Scratching your head? How many times have you had a group of coots pull ducks away from your spread? Coots know where the food is, and the other ducks know this. Plus, very few waterfowlers set all-coot spreads, so you have the non-traditional aspect covered. Again, motion is a key component, so throw a jerk cord rig into the coot ball and you'll have all the surface action you'll need. It's worth a try, especially during the late season.

ON DRY GROUND

map for hunting duck and geese
Illustration by Peter Sucheski

When hunting dry ground—corn, beans or wheat stubble, for instance—where I’m able to drive my gear onto the ‘X,’ my go-to combo-rig consists of 18 to 36 full-body Canadas set in two rough teardrop formations on either side of the downwind-facing blinds, along with two dozen full-body mallards around and behind the blinds themselves. Two trios of "walker" or active Canada full bodies are set directly in front of the blind, simulating birds that have just landed and are hurrying into either feeding group. I stake a remote-controlled spinning-wing mallard behind the blinds, but shut it down at the first sight of geese.

Don’t have or care to invest in full-body decoys? Three to four dozen Dive Bomb V2 goose silhouettes mixed with two dozen M1 Mallard flats should do the trick. Plus, you can walk that entire spread into the field on your back.

It’s worth repeating that nothing—not even a puddle full of swimming and quacking ducks or a field of feeding Canadas—is going to work day in and day out. However, mixing it up and throwing out a combination spread often has a way of making those hard-luck mornings just a bit less challenging.




GET THE NEWSLETTER Join the List and Never Miss a Thing.

Recommended Articles

Recent Videos

Taylor is a known turkey killer in her family, and this year is no different. After an enjoyable gobbling morning, a war...
Gear

Trika Rods

Taylor is a known turkey killer in her family, and this year is no different. After an enjoyable gobbling morning, a war...
Gear

New Shimano Baitcasters

Taylor is a known turkey killer in her family, and this year is no different. After an enjoyable gobbling morning, a war...
Hunting

Incredible Turkey Audio: Tommy Allen Punches his Minnesota Tag IN THE SNOW

Taylor is a known turkey killer in her family, and this year is no different. After an enjoyable gobbling morning, a war...
Destinations

First Turkey Ever: Perfect Conditions Make for a Short Hunt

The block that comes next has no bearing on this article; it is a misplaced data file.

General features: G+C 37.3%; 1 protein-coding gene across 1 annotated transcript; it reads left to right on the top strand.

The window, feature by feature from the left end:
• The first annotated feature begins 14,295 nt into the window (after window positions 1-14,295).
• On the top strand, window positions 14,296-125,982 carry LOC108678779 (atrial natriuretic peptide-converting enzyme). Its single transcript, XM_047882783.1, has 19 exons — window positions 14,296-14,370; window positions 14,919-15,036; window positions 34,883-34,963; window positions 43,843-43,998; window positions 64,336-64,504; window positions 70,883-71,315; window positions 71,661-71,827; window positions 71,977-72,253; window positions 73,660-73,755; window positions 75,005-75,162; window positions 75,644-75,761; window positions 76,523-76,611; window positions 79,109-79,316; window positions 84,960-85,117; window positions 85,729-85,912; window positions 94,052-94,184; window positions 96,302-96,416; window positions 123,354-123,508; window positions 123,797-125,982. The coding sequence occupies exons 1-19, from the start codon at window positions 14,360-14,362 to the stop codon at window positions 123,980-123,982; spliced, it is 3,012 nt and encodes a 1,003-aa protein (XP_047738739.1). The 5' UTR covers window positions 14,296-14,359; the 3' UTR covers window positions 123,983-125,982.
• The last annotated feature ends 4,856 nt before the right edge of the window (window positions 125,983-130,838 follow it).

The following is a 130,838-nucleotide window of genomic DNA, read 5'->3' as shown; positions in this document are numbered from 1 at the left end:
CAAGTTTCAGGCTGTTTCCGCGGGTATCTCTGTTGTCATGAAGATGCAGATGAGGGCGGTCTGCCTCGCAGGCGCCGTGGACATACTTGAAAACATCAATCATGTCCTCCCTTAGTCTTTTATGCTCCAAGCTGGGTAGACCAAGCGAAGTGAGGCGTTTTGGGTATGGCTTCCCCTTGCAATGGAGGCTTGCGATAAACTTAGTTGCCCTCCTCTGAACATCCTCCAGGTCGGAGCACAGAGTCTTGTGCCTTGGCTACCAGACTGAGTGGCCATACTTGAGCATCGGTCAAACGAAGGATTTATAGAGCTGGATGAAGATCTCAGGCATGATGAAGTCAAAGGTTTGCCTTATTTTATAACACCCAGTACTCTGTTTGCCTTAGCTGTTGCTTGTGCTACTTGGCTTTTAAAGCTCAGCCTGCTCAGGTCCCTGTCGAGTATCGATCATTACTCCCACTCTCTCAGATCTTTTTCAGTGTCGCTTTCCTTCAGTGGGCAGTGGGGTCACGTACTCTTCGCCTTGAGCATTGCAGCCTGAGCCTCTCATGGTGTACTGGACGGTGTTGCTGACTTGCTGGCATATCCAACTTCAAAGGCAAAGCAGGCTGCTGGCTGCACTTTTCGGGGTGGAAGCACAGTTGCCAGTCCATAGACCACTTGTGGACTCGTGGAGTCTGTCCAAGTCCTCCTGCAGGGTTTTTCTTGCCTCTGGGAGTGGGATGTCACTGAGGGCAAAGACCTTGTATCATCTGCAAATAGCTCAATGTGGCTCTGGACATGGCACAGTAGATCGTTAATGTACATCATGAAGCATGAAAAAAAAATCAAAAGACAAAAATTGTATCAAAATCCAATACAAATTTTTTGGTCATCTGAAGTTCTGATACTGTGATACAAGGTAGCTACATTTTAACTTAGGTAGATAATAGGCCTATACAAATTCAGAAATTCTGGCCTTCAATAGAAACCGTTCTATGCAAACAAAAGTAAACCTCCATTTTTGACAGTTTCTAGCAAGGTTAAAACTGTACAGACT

Taylor is a known turkey killer in her family, and this year is no different. After an enjoyable gobbling morning, a war...
Fishing

Bass Crash Course: Bass Froggin' Game Plan

Taylor is a known turkey killer in her family, and this year is no different. After an enjoyable gobbling morning, a war...
Videos

What to Know Before Going Off-Road

Taylor is a known turkey killer in her family, and this year is no different. After an enjoyable gobbling morning, a war...
Learn

Off-Road Safety Tips and Techniques

Taylor is a known turkey killer in her family, and this year is no different. After an enjoyable gobbling morning, a war...
Gear

The Right Tires for Off-Roading

Taylor is a known turkey killer in her family, and this year is no different. After an enjoyable gobbling morning, a war...
Learn

Bass Crash Course: Shallow-Water Power Lures

Taylor is a known turkey killer in her family, and this year is no different. After an enjoyable gobbling morning, a war...
Destinations

Minnesota Double Down: First Visit to New Farm Goes Perfectly

Taylor is a known turkey killer in her family, and this year is no different. After an enjoyable gobbling morning, a war...
Fishing

Bass Crash Course: Bass Fishing in the Wind

Taylor is a known turkey killer in her family, and this year is no different. After an enjoyable gobbling morning, a war...
Hunting

She Kills The Biggest Bird of the Year

Game & Fish Magazine Covers Print and Tablet Versions

GET THE MAGAZINE Subscribe & Save

Digital Now Included!

SUBSCRIBE NOW

Give a Gift   |   Subscriber Services

PREVIEW THIS MONTH'S ISSUE

Buy Digital Single Issues

Magazine App Logo

Don't miss an issue.
Buy single digital issue for your phone or tablet.

Buy Single Digital Issue on the Game & Fish App

Other Magazines

See All Other Magazines

Special Interest Magazines

See All Special Interest Magazines

GET THE NEWSLETTER Join the List and Never Miss a Thing.

Get the top Game & Fish stories delivered right to your inbox every week.

Phone Icon

Get Digital Access.

All Game & Fish subscribers now have digital access to their magazine content. This means you have the option to read your magazine on most popular phones and tablets.

To get started, click the link below to visit mymagnow.com and learn how to access your digital magazine.

Get Digital Access

Not a Subscriber?
Subscribe Now

Enjoying What You're Reading?

Get a Full Year
of Guns & Ammo
& Digital Access.

Offer only for new subscribers.

Subscribe Now